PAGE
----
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Foundations of Physics

, Volume 19, Issue 12, pp 1479–1497 | Cite as

Modified Weyl theory and extended elementary objects

  • W. Drechsler
Article

Abstract

To represent extension of objects in particle physics, a modified Weyl theory is used by gauging the curvature radius of the local fibers in a soldered bundle over space-time possessing a homogeneous space G/H of the (4, 1)-de Sitter group G as fiber. Objects with extension determined by a fundamental length parameter R0 appear as islands D(i) in space-time characterized by a geometry of the Cartan-Weyl type (i.e., involving torsion and modified Weyl degrees of freedom). Farther away from the domains D(i), space-time is identified with the pseudo-Riemannian space of general relativity. Extension and symmetry breaking are described by a set of additional fields (\((\tilde \xi ^a (x),R(x)) \in {G \mathord{\left/ {\vphantom {G H}} \right. \kern-\nulldelimiterspace} H}x R^ +\), given as a section on an associated bundle\(\tilde E(B,{G \mathord{\left/ {\vphantom {G H}} \right. \kern-\nulldelimiterspace} H}x R^ + ,\tilde G)\) over space-time B with structural group\(\tilde G\) = G ⊗ D(1), where D(1) is the dilation group. Field equations for the quantities defining the underlying bundle geometry and for the fields\(\tilde \xi ^a (x)\) are established involving matter source currents derived from a generalized spinor wave function. Einstein's equations for the metric are regarded as the part of the\(\tilde G\)-gauge theory related to the Lorentz subgroup H of G exhibiting thereby the broken nature of the\(\tilde G\)-symmetry for regions outside the domains D(i).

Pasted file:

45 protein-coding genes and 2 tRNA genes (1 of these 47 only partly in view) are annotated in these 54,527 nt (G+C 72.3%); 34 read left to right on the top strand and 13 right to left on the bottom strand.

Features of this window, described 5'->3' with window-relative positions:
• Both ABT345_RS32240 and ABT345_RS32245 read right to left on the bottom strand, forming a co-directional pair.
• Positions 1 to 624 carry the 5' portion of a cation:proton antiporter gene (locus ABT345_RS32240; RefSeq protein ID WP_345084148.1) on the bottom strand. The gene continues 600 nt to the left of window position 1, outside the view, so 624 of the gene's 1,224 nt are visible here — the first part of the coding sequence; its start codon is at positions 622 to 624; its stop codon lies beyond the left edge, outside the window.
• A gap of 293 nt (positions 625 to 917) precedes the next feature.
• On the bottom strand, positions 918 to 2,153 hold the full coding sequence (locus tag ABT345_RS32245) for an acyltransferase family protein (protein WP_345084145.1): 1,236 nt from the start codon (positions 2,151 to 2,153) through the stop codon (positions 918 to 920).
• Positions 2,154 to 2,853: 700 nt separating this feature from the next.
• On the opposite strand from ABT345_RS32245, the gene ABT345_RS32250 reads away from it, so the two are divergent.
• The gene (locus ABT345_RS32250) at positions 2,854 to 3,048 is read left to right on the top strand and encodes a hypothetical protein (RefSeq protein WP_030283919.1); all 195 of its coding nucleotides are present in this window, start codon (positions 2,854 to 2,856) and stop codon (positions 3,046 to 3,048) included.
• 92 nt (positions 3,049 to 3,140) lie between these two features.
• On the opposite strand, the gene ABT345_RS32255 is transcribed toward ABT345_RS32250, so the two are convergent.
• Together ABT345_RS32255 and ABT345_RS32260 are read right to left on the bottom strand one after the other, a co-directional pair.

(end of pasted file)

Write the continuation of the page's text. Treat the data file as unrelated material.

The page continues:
Keywords

Gauge Theory Symmetry Breaking Homogeneous Space Spinor Wave Curvature Radius 
These keywords were added by machine and not by the authors. This process is experimental and the keywords may be updated as the learning algorithm improves.

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Copyright information

© Plenum Publishing Corporation 1989

Authors and Affiliations

  • W. Drechsler
    • 1
  1. 1.Max-Planck-Institut für Physik und Astrophysik, Werner-Heisenberg-Institut für PhysikMunichFederal Republic of Germany

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